According to a Nielsen survey “55 percent of global online consumers across 60 countries say they are willing to pay more for products and services provided by companies that are committed to positive social and environmental impact.”
That being said, it will both positively affect the community as well as your bottom line.
Maintaining a socially responsible business will likely boost employee performance, assist in obtaining funding, spark innovation and definitely reduce costs. The benefits truly outweigh the costs. Experience that for yourself by using these methods to sustain a socially responsible enterprise.
1. Crowdsource ideas
First and foremost, you’ll need to generate as many ideas as possible before you get started. Don’t limit the creativity to your executive team either. If you want to create a truly vibrant social responsibility program you’ll need to incorporate the entire firm.
After interviewing 216 executives at Fortune 200 companies, Weber Shandwick and KRC Research found that “44 percent had used crowdsourcing to generate ideas for the company’s social responsibility programming and 95 percent who had tried it found it valuable.”
If you can successfully engage your entire firm, you’ll create a much more inclusive and democratic socially responsible culture.
2. Find your purpose
The most effective way to tackle any social issue is with a direct purpose. Your purpose should align directly with your own personal values as well as those of your company. What value can you add that goes beyond your products and services? How can you truly impact people’s lives? Once you’re able to answer some of these questions, you’ll be able to identify your higher purpose and further develop your brand.
For example, Patrick Schecht launched fitppl, a company that offers a line of plant-based proteins and superfood blends that effectively reduce plastic waste. After seeing the effects of plastic pollution during a trip to Thailand, Patrick knew that his purpose was to raise awareness of the plastic pollution epidemic. He decided to do this by creating socially-conscious products in an industry that overuses plastic.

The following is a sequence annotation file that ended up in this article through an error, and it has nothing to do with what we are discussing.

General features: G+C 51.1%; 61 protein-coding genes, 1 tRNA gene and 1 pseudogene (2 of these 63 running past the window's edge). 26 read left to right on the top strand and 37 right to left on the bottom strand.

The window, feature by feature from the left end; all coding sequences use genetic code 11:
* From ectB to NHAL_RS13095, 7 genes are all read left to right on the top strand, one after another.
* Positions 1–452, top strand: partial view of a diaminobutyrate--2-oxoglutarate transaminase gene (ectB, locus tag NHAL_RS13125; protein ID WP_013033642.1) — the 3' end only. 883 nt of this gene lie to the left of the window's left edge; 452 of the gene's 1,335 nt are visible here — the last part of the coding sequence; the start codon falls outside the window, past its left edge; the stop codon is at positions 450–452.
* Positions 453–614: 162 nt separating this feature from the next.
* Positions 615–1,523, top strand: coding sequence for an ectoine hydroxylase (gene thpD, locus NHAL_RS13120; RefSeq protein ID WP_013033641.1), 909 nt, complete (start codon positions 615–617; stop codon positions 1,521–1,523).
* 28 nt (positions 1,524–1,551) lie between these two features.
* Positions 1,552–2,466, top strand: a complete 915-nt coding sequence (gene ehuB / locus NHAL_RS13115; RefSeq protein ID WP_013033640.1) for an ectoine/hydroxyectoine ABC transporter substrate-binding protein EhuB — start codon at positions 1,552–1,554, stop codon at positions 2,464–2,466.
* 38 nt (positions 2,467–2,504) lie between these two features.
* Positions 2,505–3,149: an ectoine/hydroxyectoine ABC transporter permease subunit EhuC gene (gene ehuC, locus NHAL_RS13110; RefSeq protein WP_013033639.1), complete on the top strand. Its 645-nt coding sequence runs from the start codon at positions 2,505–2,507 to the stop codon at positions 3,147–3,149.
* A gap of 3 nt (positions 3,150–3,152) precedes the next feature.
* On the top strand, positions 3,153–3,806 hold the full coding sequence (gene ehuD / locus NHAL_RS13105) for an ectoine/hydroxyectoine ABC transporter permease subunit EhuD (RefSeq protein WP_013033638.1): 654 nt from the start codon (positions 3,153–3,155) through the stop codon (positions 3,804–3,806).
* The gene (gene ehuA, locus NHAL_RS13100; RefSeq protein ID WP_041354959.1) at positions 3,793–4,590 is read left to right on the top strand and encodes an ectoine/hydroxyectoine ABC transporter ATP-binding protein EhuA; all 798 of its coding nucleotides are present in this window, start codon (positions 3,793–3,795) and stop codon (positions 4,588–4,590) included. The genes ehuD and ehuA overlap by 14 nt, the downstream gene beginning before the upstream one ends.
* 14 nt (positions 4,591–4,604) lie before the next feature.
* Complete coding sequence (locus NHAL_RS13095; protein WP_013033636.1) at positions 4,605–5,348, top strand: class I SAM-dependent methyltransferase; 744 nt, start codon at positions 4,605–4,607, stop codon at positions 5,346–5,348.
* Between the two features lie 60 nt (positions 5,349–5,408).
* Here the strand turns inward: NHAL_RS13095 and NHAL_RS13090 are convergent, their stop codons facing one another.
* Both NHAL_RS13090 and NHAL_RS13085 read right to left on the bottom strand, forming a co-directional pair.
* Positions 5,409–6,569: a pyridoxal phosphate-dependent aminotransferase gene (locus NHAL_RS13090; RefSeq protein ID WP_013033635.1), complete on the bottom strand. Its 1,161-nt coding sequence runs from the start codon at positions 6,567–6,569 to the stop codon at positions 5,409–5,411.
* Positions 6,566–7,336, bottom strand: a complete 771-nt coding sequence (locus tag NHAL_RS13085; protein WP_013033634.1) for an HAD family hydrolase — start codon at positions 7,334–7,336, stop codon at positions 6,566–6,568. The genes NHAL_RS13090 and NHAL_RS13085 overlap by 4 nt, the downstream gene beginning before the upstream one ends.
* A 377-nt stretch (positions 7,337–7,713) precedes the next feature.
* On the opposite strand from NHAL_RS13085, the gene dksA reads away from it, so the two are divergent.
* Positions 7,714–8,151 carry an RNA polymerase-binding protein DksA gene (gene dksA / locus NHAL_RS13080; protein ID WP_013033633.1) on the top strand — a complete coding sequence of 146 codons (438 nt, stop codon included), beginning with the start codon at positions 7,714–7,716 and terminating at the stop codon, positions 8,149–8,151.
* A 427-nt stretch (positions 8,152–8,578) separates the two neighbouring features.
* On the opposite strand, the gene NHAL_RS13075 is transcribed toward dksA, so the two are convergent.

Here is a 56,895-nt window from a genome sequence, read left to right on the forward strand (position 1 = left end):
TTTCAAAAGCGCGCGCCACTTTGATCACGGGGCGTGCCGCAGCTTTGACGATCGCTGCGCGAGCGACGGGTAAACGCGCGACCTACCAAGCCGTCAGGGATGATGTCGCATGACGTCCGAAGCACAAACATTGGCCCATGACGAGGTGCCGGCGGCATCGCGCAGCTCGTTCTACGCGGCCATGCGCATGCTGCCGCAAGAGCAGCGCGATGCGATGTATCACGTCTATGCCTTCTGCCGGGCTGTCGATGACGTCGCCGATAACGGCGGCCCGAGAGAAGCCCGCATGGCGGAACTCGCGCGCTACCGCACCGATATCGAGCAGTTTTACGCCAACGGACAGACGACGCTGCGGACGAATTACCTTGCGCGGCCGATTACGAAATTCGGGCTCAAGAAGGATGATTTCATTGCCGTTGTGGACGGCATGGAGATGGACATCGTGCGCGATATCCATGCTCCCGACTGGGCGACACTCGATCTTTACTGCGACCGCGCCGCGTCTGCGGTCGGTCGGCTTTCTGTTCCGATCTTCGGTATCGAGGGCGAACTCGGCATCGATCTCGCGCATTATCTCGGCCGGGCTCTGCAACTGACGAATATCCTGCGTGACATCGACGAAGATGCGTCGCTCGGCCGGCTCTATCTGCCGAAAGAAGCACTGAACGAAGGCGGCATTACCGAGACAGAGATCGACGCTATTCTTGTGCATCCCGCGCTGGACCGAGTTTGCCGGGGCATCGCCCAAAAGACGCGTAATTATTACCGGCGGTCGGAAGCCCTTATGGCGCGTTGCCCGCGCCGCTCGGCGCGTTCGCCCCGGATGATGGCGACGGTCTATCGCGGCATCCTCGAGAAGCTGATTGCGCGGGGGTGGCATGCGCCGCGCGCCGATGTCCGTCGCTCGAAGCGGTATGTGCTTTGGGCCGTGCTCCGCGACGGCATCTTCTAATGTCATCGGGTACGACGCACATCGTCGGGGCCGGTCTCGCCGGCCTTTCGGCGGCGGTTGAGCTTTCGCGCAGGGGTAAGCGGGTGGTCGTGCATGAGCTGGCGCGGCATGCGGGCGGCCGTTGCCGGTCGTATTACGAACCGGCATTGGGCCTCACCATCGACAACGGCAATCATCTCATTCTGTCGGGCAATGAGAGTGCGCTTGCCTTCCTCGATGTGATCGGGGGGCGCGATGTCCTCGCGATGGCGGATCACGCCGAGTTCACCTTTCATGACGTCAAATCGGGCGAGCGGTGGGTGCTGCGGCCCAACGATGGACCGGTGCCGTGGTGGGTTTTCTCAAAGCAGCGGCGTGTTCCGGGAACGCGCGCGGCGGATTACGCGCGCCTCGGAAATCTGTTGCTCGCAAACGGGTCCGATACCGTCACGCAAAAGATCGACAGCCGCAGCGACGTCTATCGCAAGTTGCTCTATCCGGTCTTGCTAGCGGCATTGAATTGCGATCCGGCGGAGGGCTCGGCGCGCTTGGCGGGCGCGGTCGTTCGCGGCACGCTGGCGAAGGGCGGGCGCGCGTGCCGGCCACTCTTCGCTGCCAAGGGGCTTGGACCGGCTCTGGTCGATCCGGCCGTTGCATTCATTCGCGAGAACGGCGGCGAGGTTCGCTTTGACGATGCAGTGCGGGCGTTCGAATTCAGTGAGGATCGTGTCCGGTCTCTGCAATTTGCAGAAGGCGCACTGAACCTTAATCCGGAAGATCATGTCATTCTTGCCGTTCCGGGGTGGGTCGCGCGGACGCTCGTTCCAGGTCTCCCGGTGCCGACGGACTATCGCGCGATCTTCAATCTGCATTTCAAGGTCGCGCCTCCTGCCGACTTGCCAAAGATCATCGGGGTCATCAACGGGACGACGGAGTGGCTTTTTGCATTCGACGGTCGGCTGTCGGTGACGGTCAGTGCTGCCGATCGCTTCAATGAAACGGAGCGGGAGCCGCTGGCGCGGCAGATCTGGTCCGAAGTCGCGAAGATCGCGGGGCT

3. Empower your staff
Change truly does start from within. If you’re looking to maintain a socially responsible corporation, you need to start with your staff. First and foremost, you should go above and beyond what’s “required” and strive for what’s ethical. The “minimum” wage is typically not a living wage.
Patagonia is a fantastic example of a company that pledges to be socially and environmentally responsible. Patagonia aims to provide livable wages and fair working conditions to every single employee in every location. In addition, Patagonia works very closely with suppliers to minimize its environmental impact. Patagonia provides complete transparency of its mission and impact on its website in an effort to inspire others to follow in its footsteps.
If your employees feel protected financially, they will be more motivated and loyal toward the firm. With increased production and less money spent on employee turnover, you’ll likely see an increase in profits. As your company grows, make sure your message stays consistent so you can create a positive and lasting company culture.
4. Bake it into the business
One of the best ways to stay consistent is to incorporate social responsibility directly into your business model. Take the Buy-One-Give-One or BOGO business model for example. Every time a customer purchases one of your products, you essentially pledge to give one of your products to an individual in need.
This accomplishes two things. One, it forces a company to create a sustainable business model both for profits and for responsibility. Two, it empowers customers by adding value to their purchase beyond the physical good or service.
TOMS coined the term, TOMS One for One, where the company pledges to help a person in need for every TOMS product purchased. Beyond simply giving, TOMS developed partnerships and funded programs that have impacted lives well beyond its products. For example, TOMS was able to restore the eyesight of 325,000 people through TOMS eyewear and 175,000 others through cataracts surgeries.
The TOMS brand was built on these morals with a business model to stand behind it. Despite all the money spent on philanthropy and all the products it has given away, the business model rang true as the 2014 Bain Capital deal suggested. TOMS founder Blake Mycoskie sold 50 percent of TOMS to Bain Capital at a $625 million valuation back in 2014. That goes to show, social responsibility and profits surely can go hand in hand.
In the end of the day, you’ll need to make sure you can sustain your business and provide value for your shareholders. Just don’t forget your responsibility doesn’t stop there. In fact, that’s just where it starts.